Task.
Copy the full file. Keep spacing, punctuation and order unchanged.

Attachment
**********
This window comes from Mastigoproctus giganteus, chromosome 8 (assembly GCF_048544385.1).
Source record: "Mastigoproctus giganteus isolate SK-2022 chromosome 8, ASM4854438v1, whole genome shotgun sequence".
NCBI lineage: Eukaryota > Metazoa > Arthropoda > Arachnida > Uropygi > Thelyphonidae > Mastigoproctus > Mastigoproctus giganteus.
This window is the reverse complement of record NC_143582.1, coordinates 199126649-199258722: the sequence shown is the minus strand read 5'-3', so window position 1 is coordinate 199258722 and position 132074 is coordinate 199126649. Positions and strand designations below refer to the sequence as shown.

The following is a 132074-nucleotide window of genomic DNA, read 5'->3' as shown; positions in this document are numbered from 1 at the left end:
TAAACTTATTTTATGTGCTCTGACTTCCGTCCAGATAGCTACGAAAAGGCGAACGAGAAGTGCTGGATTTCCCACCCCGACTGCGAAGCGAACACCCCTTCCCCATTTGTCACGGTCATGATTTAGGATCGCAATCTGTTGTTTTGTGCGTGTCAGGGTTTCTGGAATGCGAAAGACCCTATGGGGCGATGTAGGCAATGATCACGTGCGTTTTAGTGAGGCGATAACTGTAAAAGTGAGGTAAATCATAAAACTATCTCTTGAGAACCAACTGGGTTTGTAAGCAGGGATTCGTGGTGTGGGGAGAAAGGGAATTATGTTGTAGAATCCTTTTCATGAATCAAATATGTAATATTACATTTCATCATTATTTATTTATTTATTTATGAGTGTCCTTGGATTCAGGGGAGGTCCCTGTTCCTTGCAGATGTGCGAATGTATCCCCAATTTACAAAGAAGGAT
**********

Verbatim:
This window comes from Mastigoproctus giganteus, chromosome 8 (assembly GCF_048544385.1).
Source record: "Mastigoproctus giganteus isolate SK-2022 chromosome 8, ASM4854438v1, whole genome shotgun sequence".
NCBI lineage: Eukaryota > Metazoa > Arthropoda > Arachnida > Uropygi > Thelyphonidae > Mastigoproctus > Mastigoproctus giganteus.
This window is the reverse complement of record NC_143582.1, coordinates 199126649-199258722: the sequence shown is the minus strand read 5'-3', so window position 1 is coordinate 199258722 and position 132074 is coordinate 199126649. Positions and strand designations below refer to the sequence as shown.

The following is a 132074-nucleotide window of genomic DNA, read 5'->3' as shown; positions in this document are numbered from 1 at the left end:
TAAACTTATTTTATGTGCTCTGACTTCCGTCCAGATAGCTACGAAAAGGCGAACGAGAAGTGCTGGATTTCCCACCCCGACTGCGAAGCGAACACCCCTTCCCCATTTGTCACGGTCATGATTTAGGATCGCAATCTGTTGTTTTGTGCGTGTCAGGGTTTCTGGAATGCGAAAGACCCTATGGGGCGATGTAGGCAATGATCACGTGCGTTTTAGTGAGGCGATAACTGTAAAAGTGAGGTAAATCATAAAACTATCTCTTGAGAACCAACTGGGTTTGTAAGCAGGGATTCGTGGTGTGGGGAGAAAGGGAATTATGTTGTAGAATCCTTTTCATGAATCAAATATGTAATATTACATTTCATCATTATTTATTTATTTATTTATGAGTGTCCTTGGATTCAGGGGAGGTCCCTGTTCCTTGCAGATGTGCGAATGTATCCCCAATTTACAAAGAAGGAT